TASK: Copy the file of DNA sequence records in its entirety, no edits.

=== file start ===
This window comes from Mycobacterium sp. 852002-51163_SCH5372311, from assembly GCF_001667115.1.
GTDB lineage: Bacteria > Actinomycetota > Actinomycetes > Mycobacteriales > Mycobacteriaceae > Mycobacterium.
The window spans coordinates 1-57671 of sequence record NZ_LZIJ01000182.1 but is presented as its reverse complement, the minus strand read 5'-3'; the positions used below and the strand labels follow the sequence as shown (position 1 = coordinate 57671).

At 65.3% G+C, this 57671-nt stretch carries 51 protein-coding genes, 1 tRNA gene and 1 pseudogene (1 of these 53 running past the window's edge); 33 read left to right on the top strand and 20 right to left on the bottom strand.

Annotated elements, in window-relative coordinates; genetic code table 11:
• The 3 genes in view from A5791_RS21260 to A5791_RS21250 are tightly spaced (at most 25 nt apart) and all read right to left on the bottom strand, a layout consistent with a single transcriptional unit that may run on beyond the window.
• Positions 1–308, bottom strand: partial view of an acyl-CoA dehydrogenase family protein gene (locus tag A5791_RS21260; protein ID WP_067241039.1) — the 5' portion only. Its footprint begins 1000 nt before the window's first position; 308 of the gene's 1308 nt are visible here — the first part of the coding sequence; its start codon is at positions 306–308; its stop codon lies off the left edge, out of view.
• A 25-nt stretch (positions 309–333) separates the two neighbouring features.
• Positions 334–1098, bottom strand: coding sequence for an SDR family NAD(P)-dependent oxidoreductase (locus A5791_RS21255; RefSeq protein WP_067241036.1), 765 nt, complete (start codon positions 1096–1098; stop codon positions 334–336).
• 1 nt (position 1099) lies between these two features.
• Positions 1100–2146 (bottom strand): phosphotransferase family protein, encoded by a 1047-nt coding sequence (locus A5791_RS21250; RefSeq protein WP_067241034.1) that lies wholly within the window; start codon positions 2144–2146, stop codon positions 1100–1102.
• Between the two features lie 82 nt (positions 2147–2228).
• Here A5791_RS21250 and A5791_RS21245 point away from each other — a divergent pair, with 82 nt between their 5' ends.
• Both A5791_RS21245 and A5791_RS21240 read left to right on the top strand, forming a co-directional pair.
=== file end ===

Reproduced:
This window comes from Mycobacterium sp. 852002-51163_SCH5372311, from assembly GCF_001667115.1.
GTDB lineage: Bacteria > Actinomycetota > Actinomycetes > Mycobacteriales > Mycobacteriaceae > Mycobacterium.
The window spans coordinates 1-57671 of sequence record NZ_LZIJ01000182.1 but is presented as its reverse complement, the minus strand read 5'-3'; the positions used below and the strand labels follow the sequence as shown (position 1 = coordinate 57671).

At 65.3% G+C, this 57671-nt stretch carries 51 protein-coding genes, 1 tRNA gene and 1 pseudogene (1 of these 53 running past the window's edge); 33 read left to right on the top strand and 20 right to left on the bottom strand.

Annotated elements, in window-relative coordinates; genetic code table 11:
• The 3 genes in view from A5791_RS21260 to A5791_RS21250 are tightly spaced (at most 25 nt apart) and all read right to left on the bottom strand, a layout consistent with a single transcriptional unit that may run on beyond the window.
• Positions 1–308, bottom strand: partial view of an acyl-CoA dehydrogenase family protein gene (locus tag A5791_RS21260; protein ID WP_067241039.1) — the 5' portion only. Its footprint begins 1000 nt before the window's first position; 308 of the gene's 1308 nt are visible here — the first part of the coding sequence; its start codon is at positions 306–308; its stop codon lies off the left edge, out of view.
• A 25-nt stretch (positions 309–333) separates the two neighbouring features.
• Positions 334–1098, bottom strand: coding sequence for an SDR family NAD(P)-dependent oxidoreductase (locus A5791_RS21255; RefSeq protein WP_067241036.1), 765 nt, complete (start codon positions 1096–1098; stop codon positions 334–336).
• 1 nt (position 1099) lies between these two features.
• Positions 1100–2146 (bottom strand): phosphotransferase family protein, encoded by a 1047-nt coding sequence (locus A5791_RS21250; RefSeq protein WP_067241034.1) that lies wholly within the window; start codon positions 2144–2146, stop codon positions 1100–1102.
• Between the two features lie 82 nt (positions 2147–2228).
• Here A5791_RS21250 and A5791_RS21245 point away from each other — a divergent pair, with 82 nt between their 5' ends.
• Both A5791_RS21245 and A5791_RS21240 read left to right on the top strand, forming a co-directional pair.